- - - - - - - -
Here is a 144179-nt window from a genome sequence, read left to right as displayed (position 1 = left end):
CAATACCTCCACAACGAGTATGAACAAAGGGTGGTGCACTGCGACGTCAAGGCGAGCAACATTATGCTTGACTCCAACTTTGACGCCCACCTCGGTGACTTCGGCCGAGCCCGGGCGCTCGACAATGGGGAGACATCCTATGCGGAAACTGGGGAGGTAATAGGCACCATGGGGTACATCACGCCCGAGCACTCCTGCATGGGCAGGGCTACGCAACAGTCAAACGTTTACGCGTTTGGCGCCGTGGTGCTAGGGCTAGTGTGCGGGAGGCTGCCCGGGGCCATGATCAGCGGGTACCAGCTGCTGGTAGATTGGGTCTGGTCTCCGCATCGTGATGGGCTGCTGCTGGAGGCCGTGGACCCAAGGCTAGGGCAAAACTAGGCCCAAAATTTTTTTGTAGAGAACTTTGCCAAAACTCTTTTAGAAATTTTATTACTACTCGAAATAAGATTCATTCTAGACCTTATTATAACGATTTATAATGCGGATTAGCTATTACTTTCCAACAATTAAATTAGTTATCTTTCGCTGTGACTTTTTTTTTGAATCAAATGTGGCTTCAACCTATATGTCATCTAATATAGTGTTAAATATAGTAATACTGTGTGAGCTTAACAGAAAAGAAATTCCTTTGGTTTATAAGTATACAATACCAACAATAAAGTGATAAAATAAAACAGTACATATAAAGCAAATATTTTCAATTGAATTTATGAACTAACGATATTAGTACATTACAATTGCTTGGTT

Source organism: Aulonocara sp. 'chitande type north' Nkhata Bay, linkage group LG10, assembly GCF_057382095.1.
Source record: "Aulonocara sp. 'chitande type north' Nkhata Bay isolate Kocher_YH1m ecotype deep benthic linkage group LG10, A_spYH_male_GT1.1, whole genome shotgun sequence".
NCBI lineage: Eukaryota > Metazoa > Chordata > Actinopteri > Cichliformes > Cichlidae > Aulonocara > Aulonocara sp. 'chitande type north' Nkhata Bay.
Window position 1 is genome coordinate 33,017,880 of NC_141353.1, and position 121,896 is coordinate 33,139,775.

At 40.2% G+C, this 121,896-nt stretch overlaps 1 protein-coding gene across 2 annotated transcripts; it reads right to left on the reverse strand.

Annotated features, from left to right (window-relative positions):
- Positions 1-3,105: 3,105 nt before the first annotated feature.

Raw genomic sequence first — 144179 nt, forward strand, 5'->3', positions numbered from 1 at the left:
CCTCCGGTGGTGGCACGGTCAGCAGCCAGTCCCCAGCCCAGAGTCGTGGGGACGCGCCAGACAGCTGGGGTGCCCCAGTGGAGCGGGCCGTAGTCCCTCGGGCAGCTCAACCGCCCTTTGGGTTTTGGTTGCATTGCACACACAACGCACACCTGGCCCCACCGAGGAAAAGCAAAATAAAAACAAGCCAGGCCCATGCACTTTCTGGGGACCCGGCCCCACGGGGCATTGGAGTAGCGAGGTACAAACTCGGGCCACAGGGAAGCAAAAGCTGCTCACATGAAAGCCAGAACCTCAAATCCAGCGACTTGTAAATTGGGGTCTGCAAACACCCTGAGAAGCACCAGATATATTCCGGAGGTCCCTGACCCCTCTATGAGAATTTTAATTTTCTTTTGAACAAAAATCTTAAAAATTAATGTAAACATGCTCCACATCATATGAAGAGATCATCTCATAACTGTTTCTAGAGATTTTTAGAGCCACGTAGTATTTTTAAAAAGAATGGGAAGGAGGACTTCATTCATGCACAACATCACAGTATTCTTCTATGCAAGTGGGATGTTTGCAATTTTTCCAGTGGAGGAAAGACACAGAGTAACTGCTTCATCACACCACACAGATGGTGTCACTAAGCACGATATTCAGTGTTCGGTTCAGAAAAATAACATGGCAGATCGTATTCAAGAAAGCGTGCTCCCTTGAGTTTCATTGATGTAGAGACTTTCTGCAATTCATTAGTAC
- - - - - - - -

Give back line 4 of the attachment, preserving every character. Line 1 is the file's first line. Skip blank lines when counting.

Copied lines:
Source record: "Aulonocara sp. 'chitande type north' Nkhata Bay isolate Kocher_YH1m ecotype deep benthic linkage group LG10, A_spYH_male_GT1.1, whole genome shotgun sequence".